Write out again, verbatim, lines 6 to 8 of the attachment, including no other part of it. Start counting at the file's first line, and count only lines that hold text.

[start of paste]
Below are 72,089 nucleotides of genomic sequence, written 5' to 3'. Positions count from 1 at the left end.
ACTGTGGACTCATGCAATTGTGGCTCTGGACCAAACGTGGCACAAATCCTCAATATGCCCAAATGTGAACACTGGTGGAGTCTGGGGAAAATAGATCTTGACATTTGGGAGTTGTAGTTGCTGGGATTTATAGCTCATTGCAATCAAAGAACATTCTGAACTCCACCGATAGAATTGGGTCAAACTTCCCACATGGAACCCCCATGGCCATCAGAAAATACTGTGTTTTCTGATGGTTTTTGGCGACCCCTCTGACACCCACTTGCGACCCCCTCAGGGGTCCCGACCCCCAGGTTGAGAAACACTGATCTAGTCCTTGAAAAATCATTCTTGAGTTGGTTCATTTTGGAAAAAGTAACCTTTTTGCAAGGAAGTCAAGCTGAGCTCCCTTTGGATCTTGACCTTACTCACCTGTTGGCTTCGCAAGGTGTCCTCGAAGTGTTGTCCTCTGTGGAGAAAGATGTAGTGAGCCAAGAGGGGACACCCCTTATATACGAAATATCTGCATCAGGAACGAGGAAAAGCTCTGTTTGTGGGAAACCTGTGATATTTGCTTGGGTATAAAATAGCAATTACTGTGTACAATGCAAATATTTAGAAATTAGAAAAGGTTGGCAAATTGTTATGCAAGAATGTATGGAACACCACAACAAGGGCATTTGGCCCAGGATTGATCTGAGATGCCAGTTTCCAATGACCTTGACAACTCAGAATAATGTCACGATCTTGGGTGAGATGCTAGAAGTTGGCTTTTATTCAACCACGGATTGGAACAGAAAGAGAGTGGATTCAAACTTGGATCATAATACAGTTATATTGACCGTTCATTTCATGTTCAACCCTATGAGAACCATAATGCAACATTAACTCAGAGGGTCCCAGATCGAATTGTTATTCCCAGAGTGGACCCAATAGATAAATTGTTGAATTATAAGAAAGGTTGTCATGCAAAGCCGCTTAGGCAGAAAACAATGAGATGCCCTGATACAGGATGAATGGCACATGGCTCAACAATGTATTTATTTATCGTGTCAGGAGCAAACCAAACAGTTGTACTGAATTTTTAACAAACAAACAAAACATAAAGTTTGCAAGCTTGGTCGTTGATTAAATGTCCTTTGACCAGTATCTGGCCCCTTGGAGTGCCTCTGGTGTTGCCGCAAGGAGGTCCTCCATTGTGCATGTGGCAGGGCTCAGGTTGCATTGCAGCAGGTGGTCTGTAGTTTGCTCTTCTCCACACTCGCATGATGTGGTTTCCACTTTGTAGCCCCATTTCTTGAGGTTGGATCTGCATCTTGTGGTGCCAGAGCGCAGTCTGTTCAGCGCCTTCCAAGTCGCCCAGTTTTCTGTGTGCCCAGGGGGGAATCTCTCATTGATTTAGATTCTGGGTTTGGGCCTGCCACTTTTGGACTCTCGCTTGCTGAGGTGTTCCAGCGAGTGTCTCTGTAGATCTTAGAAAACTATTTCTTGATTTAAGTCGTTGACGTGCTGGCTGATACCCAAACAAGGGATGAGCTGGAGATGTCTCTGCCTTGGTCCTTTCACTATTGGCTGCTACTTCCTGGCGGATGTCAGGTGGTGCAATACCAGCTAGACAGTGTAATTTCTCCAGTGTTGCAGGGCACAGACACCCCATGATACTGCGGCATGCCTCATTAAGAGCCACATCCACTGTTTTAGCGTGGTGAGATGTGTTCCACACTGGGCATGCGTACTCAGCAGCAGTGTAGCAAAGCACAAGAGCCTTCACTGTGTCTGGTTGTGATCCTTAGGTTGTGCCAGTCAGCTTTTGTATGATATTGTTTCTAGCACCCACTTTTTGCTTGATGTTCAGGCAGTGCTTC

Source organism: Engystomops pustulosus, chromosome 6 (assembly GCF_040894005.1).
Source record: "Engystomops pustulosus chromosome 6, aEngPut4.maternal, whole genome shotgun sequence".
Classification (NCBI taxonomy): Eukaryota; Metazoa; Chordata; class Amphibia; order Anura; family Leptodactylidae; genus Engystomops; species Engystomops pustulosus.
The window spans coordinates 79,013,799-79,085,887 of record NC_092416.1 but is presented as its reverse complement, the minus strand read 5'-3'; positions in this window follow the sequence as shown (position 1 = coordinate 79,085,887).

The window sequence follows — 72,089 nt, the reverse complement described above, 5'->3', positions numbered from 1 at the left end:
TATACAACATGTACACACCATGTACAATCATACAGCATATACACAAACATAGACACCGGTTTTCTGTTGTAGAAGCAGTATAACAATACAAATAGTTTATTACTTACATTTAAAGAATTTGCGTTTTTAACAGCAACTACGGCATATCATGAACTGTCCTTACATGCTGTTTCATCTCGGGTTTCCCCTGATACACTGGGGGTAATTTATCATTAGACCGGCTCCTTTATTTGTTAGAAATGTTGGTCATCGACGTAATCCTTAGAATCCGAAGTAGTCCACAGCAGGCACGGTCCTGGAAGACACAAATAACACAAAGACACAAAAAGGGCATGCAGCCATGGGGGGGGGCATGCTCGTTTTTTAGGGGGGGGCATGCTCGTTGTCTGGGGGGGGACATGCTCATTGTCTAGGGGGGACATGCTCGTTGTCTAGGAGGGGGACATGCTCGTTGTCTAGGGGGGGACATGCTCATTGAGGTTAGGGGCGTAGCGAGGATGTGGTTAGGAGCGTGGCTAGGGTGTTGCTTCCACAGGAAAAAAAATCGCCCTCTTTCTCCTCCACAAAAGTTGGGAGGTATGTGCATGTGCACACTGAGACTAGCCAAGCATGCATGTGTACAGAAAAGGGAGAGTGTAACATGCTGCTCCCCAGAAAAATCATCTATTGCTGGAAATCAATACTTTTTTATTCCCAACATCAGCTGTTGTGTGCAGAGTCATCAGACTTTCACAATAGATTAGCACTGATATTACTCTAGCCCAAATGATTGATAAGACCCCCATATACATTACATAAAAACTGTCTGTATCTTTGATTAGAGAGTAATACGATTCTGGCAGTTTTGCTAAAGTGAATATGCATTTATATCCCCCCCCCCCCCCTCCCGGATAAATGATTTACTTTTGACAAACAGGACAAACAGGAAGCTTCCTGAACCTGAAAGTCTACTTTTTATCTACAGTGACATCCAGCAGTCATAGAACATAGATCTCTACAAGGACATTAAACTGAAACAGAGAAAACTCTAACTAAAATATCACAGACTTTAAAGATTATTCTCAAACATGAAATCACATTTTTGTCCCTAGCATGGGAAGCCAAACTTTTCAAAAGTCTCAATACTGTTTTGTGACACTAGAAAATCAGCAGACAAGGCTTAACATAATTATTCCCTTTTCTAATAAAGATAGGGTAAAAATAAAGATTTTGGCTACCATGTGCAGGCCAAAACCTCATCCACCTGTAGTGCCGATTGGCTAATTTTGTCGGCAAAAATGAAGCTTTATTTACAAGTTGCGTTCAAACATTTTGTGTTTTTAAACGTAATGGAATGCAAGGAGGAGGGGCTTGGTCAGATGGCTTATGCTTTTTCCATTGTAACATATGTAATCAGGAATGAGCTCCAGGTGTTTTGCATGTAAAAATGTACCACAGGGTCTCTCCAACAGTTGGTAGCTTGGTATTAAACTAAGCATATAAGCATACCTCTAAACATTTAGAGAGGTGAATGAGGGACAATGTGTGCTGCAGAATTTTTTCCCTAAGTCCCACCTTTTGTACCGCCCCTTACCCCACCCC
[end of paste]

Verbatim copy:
The window spans coordinates 79,013,799-79,085,887 of record NC_092416.1 but is presented as its reverse complement, the minus strand read 5'-3'; positions in this window follow the sequence as shown (position 1 = coordinate 79,085,887).

The window sequence follows — 72,089 nt, the reverse complement described above, 5'->3', positions numbered from 1 at the left end:
TATACAACATGTACACACCATGTACAATCATACAGCATATACACAAACATAGACACCGGTTTTCTGTTGTAGAAGCAGTATAACAATACAAATAGTTTATTACTTACATTTAAAGAATTTGCGTTTTTAACAGCAACTACGGCATATCATGAACTGTCCTTACATGCTGTTTCATCTCGGGTTTCCCCTGATACACTGGGGGTAATTTATCATTAGACCGGCTCCTTTATTTGTTAGAAATGTTGGTCATCGACGTAATCCTTAGAATCCGAAGTAGTCCACAGCAGGCACGGTCCTGGAAGACACAAATAACACAAAGACACAAAAAGGGCATGCAGCCATGGGGGGGGGCATGCTCGTTTTTTAGGGGGGGGCATGCTCGTTGTCTGGGGGGGGACATGCTCATTGTCTAGGGGGGACATGCTCGTTGTCTAGGAGGGGGACATGCTCGTTGTCTAGGGGGGGACATGCTCATTGAGGTTAGGGGCGTAGCGAGGATGTGGTTAGGAGCGTGGCTAGGGTGTTGCTTCCACAGGAAAAAAAATCGCCCTCTTTCTCCTCCACAAAAGTTGGGAGGTATGTGCATGTGCACACTGAGACTAGCCAAGCATGCATGTGTACAGAAAAGGGAGAGTGTAACATGCTGCTCCCCAGAAAAATCATCTATTGCTGGAAATCAATACTTTTTTATTCCCAACATCAGCTGTTGTGTGCAGAGTCATCAGACTTTCACAATAGATTAGCACTGATATTACTCTAGCCCAAATGATTGATAAGACCCCCATATACATTACATAAAAACTGTCTGTATCTTTGATTAGAGAGTAATACGATTCTGGCAGTTTTGCTAAAGTGAATATGCATTTATATCCCCCCCCCCCCCCTCCCGGATAAATGATTTACTTTTGACAAACAGGACAAACAGGAAGCTTCCTGAACCTGAAAGTCTACTTTTTATCTACAGTGACATCCAGCAGTCATAGAACATAGATCTCTACAAGGACATTAAACTGAAACAGAGAAAACTCTAACTAAAATATCACAGACTTTAAAGATTATTCTCAAACATGAAATCACATTTTTGTCCCTAGCATGGGAAGCCAAACTTTTCAAAAGTCTCAATACTGTTTTGTGACACTAGAAAATCAGCAGACAAGGCTTAACATAATTATTCCCTTTTCTAATAAAGATAGGGTAAAAATAAAGATTTTGGCTACCATGTGCAGGCCAAAACCTCATCCACCTGTAGTGCCGATTGGCTAATTTTGTCGGCAAAAATGAAGCTTTATTTACAAGTTGCGTTCAAACATTTTGTGTTTTTAAACGTAATGGAATGCAAGGAGGAGGGGCTTGGTCAGATGGCTTATGCTTTTTCCATTGTAACATATGTAATCAGGAATGAGCTCCAGGTGTTTTGCATGTAAAAATGTACCACAGGGTCTCTCCAACAGTTGGTAGCTTGGTATTAAACTAAGCATATAAGCATACCTCTAAACATTTAGAGAGGTGAATGAGGGACAATGTGTGCTGCAGAATTTTTTCCCTAAGTCCCACCTTTTGTACCGCCCCTTACCCCACCCC